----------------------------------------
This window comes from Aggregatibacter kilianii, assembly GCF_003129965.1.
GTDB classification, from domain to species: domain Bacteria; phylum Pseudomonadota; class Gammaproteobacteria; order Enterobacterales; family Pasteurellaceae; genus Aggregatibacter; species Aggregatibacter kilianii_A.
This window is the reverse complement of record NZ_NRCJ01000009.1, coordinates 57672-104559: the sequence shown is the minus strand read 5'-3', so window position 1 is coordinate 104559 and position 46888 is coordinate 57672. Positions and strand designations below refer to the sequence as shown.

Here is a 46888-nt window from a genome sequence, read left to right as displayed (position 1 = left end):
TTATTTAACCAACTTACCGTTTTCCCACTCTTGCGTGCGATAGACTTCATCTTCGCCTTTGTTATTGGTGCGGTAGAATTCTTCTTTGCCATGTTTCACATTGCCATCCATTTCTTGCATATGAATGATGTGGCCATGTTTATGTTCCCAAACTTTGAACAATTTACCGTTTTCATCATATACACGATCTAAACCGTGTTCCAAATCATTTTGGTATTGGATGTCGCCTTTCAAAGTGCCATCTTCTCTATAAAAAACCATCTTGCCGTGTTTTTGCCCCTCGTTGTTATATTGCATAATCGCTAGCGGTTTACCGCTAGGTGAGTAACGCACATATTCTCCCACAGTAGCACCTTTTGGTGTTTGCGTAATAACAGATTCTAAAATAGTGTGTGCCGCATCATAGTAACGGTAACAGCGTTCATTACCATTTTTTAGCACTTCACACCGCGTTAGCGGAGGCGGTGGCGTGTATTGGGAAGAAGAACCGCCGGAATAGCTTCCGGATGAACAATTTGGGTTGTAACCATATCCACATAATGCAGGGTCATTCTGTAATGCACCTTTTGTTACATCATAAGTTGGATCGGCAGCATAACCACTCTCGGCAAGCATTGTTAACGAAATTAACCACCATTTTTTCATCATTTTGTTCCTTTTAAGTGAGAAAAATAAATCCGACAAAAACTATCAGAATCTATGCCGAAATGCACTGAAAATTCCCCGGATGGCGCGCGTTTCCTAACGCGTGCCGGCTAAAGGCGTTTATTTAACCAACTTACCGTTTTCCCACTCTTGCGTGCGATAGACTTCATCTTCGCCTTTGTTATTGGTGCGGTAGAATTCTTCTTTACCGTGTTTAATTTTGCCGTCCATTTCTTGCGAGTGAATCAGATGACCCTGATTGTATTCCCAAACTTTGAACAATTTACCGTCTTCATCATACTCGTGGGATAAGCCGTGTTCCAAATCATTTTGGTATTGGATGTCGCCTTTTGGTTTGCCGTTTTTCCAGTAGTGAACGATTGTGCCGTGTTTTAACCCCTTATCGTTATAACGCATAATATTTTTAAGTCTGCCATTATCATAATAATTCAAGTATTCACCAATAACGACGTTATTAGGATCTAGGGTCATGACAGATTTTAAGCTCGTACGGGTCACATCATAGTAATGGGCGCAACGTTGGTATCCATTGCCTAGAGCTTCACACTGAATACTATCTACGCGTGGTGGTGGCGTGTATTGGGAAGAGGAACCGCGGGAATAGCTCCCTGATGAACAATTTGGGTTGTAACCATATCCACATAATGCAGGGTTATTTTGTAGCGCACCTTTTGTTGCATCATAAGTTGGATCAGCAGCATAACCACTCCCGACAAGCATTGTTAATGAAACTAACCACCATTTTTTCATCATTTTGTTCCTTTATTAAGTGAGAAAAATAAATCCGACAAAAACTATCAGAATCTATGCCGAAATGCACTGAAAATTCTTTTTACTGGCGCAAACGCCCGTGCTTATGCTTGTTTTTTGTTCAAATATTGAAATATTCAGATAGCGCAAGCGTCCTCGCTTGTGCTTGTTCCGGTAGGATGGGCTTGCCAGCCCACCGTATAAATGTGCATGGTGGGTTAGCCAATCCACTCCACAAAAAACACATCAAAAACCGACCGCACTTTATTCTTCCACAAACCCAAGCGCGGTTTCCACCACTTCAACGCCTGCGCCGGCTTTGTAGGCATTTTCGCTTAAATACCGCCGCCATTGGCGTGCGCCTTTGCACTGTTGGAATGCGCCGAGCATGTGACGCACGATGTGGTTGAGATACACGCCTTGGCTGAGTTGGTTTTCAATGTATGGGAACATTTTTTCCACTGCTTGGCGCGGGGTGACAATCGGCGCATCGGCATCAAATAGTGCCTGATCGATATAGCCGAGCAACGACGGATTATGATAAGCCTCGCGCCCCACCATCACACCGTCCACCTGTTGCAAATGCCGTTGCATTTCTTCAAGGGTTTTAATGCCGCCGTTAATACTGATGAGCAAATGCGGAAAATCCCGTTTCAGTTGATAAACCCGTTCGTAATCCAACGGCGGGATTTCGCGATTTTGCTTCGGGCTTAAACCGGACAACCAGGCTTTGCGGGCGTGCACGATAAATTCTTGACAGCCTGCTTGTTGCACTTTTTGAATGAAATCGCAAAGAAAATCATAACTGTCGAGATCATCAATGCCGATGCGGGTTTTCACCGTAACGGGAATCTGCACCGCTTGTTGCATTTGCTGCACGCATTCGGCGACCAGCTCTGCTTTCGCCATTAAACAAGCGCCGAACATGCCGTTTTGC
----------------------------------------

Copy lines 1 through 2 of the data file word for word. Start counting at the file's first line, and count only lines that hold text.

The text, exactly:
This window comes from Aggregatibacter kilianii, assembly GCF_003129965.1.
GTDB classification, from domain to species: domain Bacteria; phylum Pseudomonadota; class Gammaproteobacteria; order Enterobacterales; family Pasteurellaceae; genus Aggregatibacter; species Aggregatibacter kilianii_A.